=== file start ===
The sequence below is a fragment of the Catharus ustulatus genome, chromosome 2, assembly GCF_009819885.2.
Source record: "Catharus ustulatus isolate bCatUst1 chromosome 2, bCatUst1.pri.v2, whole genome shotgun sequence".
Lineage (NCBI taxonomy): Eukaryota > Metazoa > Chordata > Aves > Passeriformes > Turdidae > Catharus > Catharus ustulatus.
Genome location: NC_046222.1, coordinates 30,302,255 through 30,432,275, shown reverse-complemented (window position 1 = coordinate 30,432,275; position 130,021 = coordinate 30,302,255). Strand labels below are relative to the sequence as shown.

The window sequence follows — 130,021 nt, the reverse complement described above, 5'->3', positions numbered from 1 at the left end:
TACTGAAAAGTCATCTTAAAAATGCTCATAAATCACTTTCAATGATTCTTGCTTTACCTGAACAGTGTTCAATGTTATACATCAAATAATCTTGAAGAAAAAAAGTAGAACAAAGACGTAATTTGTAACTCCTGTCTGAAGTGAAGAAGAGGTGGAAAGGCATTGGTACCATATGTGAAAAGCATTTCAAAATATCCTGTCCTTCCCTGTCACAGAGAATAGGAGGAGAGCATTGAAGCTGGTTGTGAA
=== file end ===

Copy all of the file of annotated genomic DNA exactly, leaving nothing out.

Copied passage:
The sequence below is a fragment of the Catharus ustulatus genome, chromosome 2, assembly GCF_009819885.2.
Source record: "Catharus ustulatus isolate bCatUst1 chromosome 2, bCatUst1.pri.v2, whole genome shotgun sequence".
Lineage (NCBI taxonomy): Eukaryota > Metazoa > Chordata > Aves > Passeriformes > Turdidae > Catharus > Catharus ustulatus.
Genome location: NC_046222.1, coordinates 30,302,255 through 30,432,275, shown reverse-complemented (window position 1 = coordinate 30,432,275; position 130,021 = coordinate 30,302,255). Strand labels below are relative to the sequence as shown.

The window sequence follows — 130,021 nt, the reverse complement described above, 5'->3', positions numbered from 1 at the left end:
TACTGAAAAGTCATCTTAAAAATGCTCATAAATCACTTTCAATGATTCTTGCTTTACCTGAACAGTGTTCAATGTTATACATCAAATAATCTTGAAGAAAAAAAGTAGAACAAAGACGTAATTTGTAACTCCTGTCTGAAGTGAAGAAGAGGTGGAAAGGCATTGGTACCATATGTGAAAAGCATTTCAAAATATCCTGTCCTTCCCTGTCACAGAGAATAGGAGGAGAGCATTGAAGCTGGTTGTGAA